Monday, 6 April 2015

Who Ruined The Imperial War Museum?

Imperial War Museum - photo by Chris Gunns
Recently I took my nephew, visiting London from California, to see the refurbished Imperial War Museum in Southwark. I'd been telling him how great it was, and indeed it used to be one of my favourite museums in London - bright, airy, full of fabulous stuff like Spitfires and Sopwith Camels suspended from the ceiling in its cavernous interior.  The museum was closed for well over a year for an extensive (and expensive) refit and the result is that it has been completely ruined. How could this happen? How could so much public money have been spent on such a horrible mistake?

Photo: Wikipedia
To see what the problem is, take a look at the photo above (courtesy of Wikipedia) which shows how the museum used to be, before the renovation. The building was a converted hospital, and its vast glass roof filled the huge central atrium with light. Visitors walked in from the street in to a massive display area with lots of space to move and plenty of opportunities to admire the objects on exhibit.

Now look at the photo below, of the new museum, also from Wikipedia.  The photo is taken with a fisheye lens, to make the central atrium seem bigger than it actually is. What the architects have done is to make the interior much much smaller, by narrowing the central hall, and also much darker, by blocking out all the natural light that had filled the room from the glass ceiling.

Photo: Wikipedia



But why have they done this? Presumably it was to make room for more gallery space in the museum. But whoever designed the new galleries has made the exhibits so cramped and small that, even on a not especially busy day, it was difficult for us to navigate our way through.

The displays are oddly laid out and it all feels rather disorganised, and crammed into odd-sized spaces. The big machines that used to be in the central hall, such as the Sopwith Camel and the WW1 tank, are still there, but they are squashed in to the cramped galleries and it is almost impossible to see them properly.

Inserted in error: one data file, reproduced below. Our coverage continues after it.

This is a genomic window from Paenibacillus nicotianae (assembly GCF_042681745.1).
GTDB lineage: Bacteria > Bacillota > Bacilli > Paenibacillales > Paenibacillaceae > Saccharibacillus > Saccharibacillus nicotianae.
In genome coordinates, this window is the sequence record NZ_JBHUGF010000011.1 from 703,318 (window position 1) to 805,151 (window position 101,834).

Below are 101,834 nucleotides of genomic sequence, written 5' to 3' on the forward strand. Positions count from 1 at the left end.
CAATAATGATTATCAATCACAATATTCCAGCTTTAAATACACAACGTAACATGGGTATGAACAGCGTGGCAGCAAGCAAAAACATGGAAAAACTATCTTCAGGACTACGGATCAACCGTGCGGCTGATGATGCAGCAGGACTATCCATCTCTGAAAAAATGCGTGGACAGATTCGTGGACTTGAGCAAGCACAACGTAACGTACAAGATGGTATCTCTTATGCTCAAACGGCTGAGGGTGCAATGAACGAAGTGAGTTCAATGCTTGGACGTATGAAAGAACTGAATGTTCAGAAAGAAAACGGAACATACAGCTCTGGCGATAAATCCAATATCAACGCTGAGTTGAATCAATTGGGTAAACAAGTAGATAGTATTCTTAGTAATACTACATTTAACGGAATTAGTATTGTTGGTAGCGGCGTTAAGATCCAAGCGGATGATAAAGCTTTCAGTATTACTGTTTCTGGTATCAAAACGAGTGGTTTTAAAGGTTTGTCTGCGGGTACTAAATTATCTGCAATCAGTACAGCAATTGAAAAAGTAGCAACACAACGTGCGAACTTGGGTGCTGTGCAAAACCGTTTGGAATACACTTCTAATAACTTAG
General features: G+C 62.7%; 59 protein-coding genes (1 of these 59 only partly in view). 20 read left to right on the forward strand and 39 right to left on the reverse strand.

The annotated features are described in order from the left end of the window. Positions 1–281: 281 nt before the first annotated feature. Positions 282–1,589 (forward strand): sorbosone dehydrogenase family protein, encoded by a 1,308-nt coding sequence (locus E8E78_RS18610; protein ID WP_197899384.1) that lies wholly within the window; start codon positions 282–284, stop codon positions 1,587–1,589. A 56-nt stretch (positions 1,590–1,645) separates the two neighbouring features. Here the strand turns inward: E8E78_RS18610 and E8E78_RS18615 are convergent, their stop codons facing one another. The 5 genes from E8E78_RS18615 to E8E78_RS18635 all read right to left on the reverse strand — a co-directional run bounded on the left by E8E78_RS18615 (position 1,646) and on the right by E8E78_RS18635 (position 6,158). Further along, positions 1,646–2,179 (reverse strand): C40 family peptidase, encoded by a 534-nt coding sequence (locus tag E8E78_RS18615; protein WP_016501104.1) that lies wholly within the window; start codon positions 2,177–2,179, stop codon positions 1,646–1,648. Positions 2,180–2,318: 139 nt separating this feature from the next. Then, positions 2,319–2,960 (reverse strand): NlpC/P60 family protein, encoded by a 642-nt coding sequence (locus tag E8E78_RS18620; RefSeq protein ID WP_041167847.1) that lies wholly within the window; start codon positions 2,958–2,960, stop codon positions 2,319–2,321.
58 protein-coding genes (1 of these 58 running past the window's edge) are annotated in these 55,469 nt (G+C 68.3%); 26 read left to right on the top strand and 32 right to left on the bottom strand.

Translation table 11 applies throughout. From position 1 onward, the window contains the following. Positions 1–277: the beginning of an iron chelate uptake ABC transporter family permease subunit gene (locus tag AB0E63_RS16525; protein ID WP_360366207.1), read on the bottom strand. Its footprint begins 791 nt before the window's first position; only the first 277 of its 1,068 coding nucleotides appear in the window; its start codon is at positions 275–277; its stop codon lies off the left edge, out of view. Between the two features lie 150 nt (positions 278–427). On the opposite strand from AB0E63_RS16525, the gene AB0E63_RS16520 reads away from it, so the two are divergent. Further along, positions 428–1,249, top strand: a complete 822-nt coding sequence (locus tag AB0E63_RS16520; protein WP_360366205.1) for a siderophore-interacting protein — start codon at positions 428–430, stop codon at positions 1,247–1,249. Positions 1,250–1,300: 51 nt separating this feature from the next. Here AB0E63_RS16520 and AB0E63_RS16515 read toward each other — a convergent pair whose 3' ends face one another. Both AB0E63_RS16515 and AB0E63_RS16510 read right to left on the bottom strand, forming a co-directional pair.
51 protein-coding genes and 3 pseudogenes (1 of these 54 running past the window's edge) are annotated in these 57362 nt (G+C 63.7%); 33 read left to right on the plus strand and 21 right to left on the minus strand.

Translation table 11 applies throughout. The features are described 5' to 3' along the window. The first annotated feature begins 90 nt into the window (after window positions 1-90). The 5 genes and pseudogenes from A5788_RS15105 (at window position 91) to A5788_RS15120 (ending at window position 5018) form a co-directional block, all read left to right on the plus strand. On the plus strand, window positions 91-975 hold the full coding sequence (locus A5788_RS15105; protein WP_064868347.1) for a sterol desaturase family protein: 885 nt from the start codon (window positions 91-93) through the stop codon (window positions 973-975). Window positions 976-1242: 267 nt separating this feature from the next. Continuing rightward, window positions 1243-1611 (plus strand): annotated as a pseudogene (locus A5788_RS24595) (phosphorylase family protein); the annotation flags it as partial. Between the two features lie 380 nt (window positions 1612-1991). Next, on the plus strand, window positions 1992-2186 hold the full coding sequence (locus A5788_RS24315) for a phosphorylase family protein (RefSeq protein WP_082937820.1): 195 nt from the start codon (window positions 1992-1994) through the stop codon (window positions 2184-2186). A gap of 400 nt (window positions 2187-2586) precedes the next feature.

Sopwith Camel at the Imperial War Museum by Max Smith. Photo taken before the renovation of the museum

The displays are full of high tech media, with iPad-style interactive screens, but somehow as you walk through it all you feel as if you are always standing in somebody's way - or someone is in yours, so you can't really see it all properly. The layout makes you want to skip through the galleries as fast as you can just to find some space to breathe. 

The building was refurbished, apparently, in order better to celebrate the WW1 centenary.  But one of the very best things about the old museum was the trench exhibit - where you got to walk through a recreation of a WW1 trench - and this has been removed. Why take away something that worked well? Why fix something that was not broken?

The new atrium. Photo: Wikipedia

The oddest thing about this long and expensive renovation is that someone, indeed (presumably) many people, no doubt good and well-meaning people, must have taken a close look at the plans and thought - yes, this will be a really good idea, worth spending £20m of public money. Some noble and high-minded committee decided that wrecking the beautiful central hall by filling it with arches, stairs and galleries was a good plan. Better yet, they thought, let's block off the natural light from the glass roof and replace it with artificial light.

For people who have never been to the museum before, there is lots to enjoy. It is still a good museum packed with much to see, and it is free to enter. But for anyone who saw it before it was wrecked - a visit will be a depressing experience.

---Alex


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